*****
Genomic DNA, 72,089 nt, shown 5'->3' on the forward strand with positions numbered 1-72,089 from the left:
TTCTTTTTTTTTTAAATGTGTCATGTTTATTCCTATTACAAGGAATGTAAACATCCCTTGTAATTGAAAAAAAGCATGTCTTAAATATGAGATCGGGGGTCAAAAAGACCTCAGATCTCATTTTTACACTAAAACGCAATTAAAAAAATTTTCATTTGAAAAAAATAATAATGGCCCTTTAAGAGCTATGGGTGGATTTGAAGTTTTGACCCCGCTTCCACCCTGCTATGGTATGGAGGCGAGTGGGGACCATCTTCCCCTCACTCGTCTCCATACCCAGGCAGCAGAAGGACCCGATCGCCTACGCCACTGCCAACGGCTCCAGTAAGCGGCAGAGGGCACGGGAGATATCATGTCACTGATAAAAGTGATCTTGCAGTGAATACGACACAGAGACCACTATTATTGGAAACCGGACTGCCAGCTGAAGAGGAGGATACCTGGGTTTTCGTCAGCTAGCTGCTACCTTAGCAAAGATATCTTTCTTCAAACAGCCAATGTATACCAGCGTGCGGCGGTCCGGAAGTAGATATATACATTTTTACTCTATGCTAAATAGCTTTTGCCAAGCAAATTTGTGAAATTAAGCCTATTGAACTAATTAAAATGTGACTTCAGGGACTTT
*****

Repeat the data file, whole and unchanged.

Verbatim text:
Genomic DNA, 72,089 nt, shown 5'->3' on the forward strand with positions numbered 1-72,089 from the left:
TTCTTTTTTTTTTAAATGTGTCATGTTTATTCCTATTACAAGGAATGTAAACATCCCTTGTAATTGAAAAAAAGCATGTCTTAAATATGAGATCGGGGGTCAAAAAGACCTCAGATCTCATTTTTACACTAAAACGCAATTAAAAAAATTTTCATTTGAAAAAAATAATAATGGCCCTTTAAGAGCTATGGGTGGATTTGAAGTTTTGACCCCGCTTCCACCCTGCTATGGTATGGAGGCGAGTGGGGACCATCTTCCCCTCACTCGTCTCCATACCCAGGCAGCAGAAGGACCCGATCGCCTACGCCACTGCCAACGGCTCCAGTAAGCGGCAGAGGGCACGGGAGATATCATGTCACTGATAAAAGTGATCTTGCAGTGAATACGACACAGAGACCACTATTATTGGAAACCGGACTGCCAGCTGAAGAGGAGGATACCTGGGTTTTCGTCAGCTAGCTGCTACCTTAGCAAAGATATCTTTCTTCAAACAGCCAATGTATACCAGCGTGCGGCGGTCCGGAAGTAGATATATACATTTTTACTCTATGCTAAATAGCTTTTGCCAAGCAAATTTGTGAAATTAAGCCTATTGAACTAATTAAAATGTGACTTCAGGGACTTT